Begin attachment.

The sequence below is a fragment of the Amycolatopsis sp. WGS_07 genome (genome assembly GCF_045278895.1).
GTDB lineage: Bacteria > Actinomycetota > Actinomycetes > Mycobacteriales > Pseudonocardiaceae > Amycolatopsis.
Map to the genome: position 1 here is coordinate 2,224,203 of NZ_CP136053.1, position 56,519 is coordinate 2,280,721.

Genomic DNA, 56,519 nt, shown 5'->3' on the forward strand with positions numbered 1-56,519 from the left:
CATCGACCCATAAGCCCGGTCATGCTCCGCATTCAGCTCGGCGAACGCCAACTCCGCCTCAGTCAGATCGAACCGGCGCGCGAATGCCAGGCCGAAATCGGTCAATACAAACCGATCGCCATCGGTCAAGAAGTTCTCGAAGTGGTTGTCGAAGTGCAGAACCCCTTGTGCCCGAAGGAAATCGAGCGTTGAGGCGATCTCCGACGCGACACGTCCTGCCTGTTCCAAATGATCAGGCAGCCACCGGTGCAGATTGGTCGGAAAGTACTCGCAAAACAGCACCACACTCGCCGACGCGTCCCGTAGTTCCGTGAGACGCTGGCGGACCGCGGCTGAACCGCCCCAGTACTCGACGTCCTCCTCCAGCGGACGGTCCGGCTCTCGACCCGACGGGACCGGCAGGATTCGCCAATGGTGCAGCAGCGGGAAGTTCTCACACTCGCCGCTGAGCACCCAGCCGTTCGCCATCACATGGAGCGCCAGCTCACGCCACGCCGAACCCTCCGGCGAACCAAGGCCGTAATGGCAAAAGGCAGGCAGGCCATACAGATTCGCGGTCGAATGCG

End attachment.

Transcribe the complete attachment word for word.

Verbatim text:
The sequence below is a fragment of the Amycolatopsis sp. WGS_07 genome (genome assembly GCF_045278895.1).
GTDB lineage: Bacteria > Actinomycetota > Actinomycetes > Mycobacteriales > Pseudonocardiaceae > Amycolatopsis.
Map to the genome: position 1 here is coordinate 2,224,203 of NZ_CP136053.1, position 56,519 is coordinate 2,280,721.

Genomic DNA, 56,519 nt, shown 5'->3' on the forward strand with positions numbered 1-56,519 from the left:
CATCGACCCATAAGCCCGGTCATGCTCCGCATTCAGCTCGGCGAACGCCAACTCCGCCTCAGTCAGATCGAACCGGCGCGCGAATGCCAGGCCGAAATCGGTCAATACAAACCGATCGCCATCGGTCAAGAAGTTCTCGAAGTGGTTGTCGAAGTGCAGAACCCCTTGTGCCCGAAGGAAATCGAGCGTTGAGGCGATCTCCGACGCGACACGTCCTGCCTGTTCCAAATGATCAGGCAGCCACCGGTGCAGATTGGTCGGAAAGTACTCGCAAAACAGCACCACACTCGCCGACGCGTCCCGTAGTTCCGTGAGACGCTGGCGGACCGCGGCTGAACCGCCCCAGTACTCGACGTCCTCCTCCAGCGGACGGTCCGGCTCTCGACCCGACGGGACCGGCAGGATTCGCCAATGGTGCAGCAGCGGGAAGTTCTCACACTCGCCGCTGAGCACCCAGCCGTTCGCCATCACATGGAGCGCCAGCTCACGCCACGCCGAACCCTCCGGCGAACCAAGGCCGTAATGGCAAAAGGCAGGCAGGCCATACAGATTCGCGGTCGAATGCG